A pencil is placed with a diagonal orientation within a 2/3-filled glass of water. At the surface of the water, the pencil appears to be misaligned or broken; the portion of the pencil above the water is shifted relative to the image viewed under the water. The bending of the path of light as it passes from the water to air causes the observed distortion of the image of the pencil.
Next, I poured water into a glass and placed an arrow on a piece of paper about 4 to 5 inches (10-12 cm) behind the glass of water.
How does this work?
well, your not crazy and you not seeing things. In fact, you have just demonstrated a physics concept called refraction, the bending of light.
When the arrow is placed a particular distance behind the glass, it looks like it reversed itself. When light passes from one material to another, it can bend or refract. In the experiment that I just completed, light traveled from the air, through the glass, through the water, through the back of the glass, and then back through the air, before hitting the arrow. Anytime that light passes from one medium, or material, into another, it refracts.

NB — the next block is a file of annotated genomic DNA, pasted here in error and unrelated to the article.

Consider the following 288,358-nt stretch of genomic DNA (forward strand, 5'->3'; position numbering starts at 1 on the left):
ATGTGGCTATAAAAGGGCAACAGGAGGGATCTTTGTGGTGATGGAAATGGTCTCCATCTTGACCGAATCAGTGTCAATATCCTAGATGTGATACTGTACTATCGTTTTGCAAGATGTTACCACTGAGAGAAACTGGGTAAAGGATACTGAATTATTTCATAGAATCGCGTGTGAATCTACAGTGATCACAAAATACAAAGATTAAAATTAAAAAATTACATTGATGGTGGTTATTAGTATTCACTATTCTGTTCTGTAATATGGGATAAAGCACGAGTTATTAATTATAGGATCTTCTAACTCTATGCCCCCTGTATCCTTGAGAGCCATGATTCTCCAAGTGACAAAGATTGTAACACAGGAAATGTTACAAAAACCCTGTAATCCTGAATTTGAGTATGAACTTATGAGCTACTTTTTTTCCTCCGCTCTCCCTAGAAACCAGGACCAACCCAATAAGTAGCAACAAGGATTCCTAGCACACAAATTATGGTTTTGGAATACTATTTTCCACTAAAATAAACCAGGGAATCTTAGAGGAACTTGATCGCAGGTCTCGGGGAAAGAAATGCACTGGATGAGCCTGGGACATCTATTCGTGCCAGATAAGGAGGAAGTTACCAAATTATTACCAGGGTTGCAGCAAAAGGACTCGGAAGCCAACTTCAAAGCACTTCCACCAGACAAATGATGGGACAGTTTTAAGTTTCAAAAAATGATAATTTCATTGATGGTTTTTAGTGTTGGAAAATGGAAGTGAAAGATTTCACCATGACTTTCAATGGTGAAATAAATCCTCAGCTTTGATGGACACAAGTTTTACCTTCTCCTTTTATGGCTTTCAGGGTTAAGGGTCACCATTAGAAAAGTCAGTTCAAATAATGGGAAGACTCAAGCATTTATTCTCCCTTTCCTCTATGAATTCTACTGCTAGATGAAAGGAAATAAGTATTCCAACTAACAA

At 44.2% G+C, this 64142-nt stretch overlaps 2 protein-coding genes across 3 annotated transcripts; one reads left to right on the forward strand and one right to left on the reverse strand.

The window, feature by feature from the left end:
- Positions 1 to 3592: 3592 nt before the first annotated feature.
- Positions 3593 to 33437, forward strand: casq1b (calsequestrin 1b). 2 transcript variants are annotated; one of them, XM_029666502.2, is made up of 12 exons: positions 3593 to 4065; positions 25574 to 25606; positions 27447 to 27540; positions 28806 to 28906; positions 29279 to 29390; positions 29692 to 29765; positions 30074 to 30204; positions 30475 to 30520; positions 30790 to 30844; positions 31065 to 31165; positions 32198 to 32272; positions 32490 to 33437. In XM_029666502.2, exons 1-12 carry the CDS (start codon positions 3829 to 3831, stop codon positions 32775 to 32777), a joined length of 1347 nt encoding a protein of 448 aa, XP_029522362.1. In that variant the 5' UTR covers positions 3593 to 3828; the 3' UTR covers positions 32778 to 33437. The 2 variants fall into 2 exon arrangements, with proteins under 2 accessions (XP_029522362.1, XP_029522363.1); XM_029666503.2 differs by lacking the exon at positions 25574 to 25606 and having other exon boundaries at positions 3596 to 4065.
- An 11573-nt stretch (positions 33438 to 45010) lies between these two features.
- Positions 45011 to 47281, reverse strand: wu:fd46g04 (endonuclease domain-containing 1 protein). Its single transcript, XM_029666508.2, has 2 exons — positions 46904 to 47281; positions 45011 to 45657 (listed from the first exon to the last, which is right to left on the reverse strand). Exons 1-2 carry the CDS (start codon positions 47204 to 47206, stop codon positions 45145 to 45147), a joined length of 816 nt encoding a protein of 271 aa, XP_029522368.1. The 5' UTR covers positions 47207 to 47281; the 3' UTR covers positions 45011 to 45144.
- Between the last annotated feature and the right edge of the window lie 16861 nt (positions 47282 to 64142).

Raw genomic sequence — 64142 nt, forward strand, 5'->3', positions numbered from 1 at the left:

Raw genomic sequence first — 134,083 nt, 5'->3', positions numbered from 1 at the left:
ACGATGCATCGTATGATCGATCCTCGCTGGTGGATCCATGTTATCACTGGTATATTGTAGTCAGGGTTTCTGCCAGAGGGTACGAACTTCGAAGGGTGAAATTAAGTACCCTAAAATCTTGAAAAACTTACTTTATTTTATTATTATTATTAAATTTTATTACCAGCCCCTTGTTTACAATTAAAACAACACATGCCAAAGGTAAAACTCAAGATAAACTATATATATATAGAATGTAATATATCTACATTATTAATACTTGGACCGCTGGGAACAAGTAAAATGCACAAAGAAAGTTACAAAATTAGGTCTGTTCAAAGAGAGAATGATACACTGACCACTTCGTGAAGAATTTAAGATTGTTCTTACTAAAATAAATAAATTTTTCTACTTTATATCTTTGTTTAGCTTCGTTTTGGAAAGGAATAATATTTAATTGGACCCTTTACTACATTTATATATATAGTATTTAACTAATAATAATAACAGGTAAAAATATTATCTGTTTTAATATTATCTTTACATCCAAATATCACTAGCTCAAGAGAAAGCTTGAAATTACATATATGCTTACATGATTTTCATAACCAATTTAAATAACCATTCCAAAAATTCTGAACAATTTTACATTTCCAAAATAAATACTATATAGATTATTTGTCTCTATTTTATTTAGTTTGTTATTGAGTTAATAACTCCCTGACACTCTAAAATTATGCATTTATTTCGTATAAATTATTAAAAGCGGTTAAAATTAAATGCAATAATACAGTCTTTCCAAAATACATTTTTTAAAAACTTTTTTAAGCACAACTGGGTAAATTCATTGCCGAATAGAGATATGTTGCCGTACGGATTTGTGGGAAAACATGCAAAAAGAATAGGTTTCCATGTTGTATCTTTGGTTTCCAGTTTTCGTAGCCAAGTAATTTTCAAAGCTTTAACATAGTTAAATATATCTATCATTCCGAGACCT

Just because light bends when it travels through different materials, doesn’t explain why the arrow reverses itself. To explain this, you must think about the glass of water as if it is a magnifying glass. When light goes through a magnifying glass the light bends toward the center. Where the light all comes together is called the focal point, but beyond the focal point the image appears to reverse because the light rays that were bent pass each other and the light that was on the right side is now on the left and the left on the right, which makes the arrow appear to be reversed. See the diagram in the video which shows it better.
You can see when I pass the smiley face with a wink behind the glass the wink reversed, but when I passed the words Kid’s Fun Science right behind the glass it did not. The difference was the smiley face was farther back behind the focal point and the words were right against the glass. Try this at home and see how far back you have to place the paper and where the focal point is. Let me know in the comments below.